- Dan Scanlon
- Run Time
- 1 hour and 43 minutes
VP Content Ratings
- Sex & Nudity
- Star Rating
A friend loves at all times, and a brother is born for a time of adversity.
Onward was co-written and directed by Dan Scanlon (remember his Monsters University?) and is set in a modern world that devolved from a magical one. The narration regards the old one when magic was afloat as a golden era, the decline to the present beginning when an inventor lit the first light bulb, ushering in an era in which science replaced magic.
Two elves, Ian Lightfoot (Tom Holland) and his older brother Barley (Chris Pratt), are being raised by their widowed mother Laurel (Julia Louis-Dreyfus), who’s dating a gryphon police officer Colt Bronco (Mel Rodriguez). The boys could hardly be more different, the slight Ian being grounded in reality, whereas his hulk of a brother Barley lives to play a Dungeons and Dragon-like gang and tool around in an old van named “Guinevere” and decorated inside Medieval style. Pining for the father he never knew, Ian listens to old tapes of his father and wears his college sweatshirt. He is so shy that he fouls up his birthday party invitation to a group of fellow students at Mushroomton High.
As he approaches his 16th birthday, Laurel follows her husbands instructions by giving him a magical staff and a gemstone, with a spell that will bring Wilden back to life for 24 hours. What a surprise. However, the ever-tussling brothers argue over who can best execute the spell, the result being that they are only half successful—I mean, literally half successful, only the bottom half of their father their Wilden (Kyle Bornheimer). To complete the spell they must secure a magical gem hidden in a place called Ravenspoint.
Part of the delight of the film is that the guys later will indeed be guided by a series of stone ravens, each pointing them in the right direction. Still another funny touch is that the huge dragon mural, or at least its face, painted on the school building will become a part of the monster dragon that rises up at the climax of the film, threatening everyone with destruction. Another delightful touch is that Barley has pasted an “O” over the “D” of his van’s gearshift, the “O” standing for “Onward,” the motto for this exuberant brother.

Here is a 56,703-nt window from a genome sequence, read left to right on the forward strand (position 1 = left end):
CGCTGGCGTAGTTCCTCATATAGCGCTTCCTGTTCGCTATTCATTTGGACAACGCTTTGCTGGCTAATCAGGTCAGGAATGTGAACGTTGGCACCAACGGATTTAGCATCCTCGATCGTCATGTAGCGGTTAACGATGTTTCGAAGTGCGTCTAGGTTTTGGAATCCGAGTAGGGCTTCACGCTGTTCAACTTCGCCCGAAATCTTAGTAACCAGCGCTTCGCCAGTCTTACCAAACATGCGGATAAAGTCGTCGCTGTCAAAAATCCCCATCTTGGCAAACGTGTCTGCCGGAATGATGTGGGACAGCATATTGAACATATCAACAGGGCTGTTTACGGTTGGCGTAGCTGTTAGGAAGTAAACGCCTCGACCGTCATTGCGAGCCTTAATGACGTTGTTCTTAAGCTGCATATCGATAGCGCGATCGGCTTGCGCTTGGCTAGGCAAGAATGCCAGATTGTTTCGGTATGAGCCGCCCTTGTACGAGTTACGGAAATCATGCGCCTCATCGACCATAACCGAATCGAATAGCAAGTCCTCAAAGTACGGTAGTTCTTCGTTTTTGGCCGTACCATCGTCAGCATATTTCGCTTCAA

How all this works out adds up to a fun time for families looking for a fun time together. Pixar continues to live up to its reputation for being the most creative studio in the U.S. The film is a funny celebration of bothers, who though they may be totally different from each other, will always come through for each other. The ending, with Ian now fully appreciating the brother he had resented and feuded with throughout the film, is guaranteed to elicit a tear or two, given what Ian does. It will prod those who have a brother to appreciate him even more, and cause us who do not to wish that we had one.
Given that the heroes are brothers, you might think that there is little in the film for girls, but the Pixar creators are too smart for such an outcome. There is Corey (Octavia Spencer), a manticore – part-lion, human and scorpion – who owns a raucous family restaurant—and, best of all Julia Louis-Dreyfus’s Laurel, who sets off on a quest of her own to find her two absent sons. Turning into a sword-wielding Amazon at the climax, she becomes crucial in defeating the dragon that threatens to derail her sons’ quest.
I am happy to report that Pixar continues its string of family-oriented, thought-producing tales that enlarge our imaginations. The creators live up to the opening line of the film about the world being a place of wonder.
This review will be in the March issue of VP along with a set of questions for reflection and/or discussion. If you have found reviews on this site helpful, please consider purchasing a subscription or individual issue in The Store.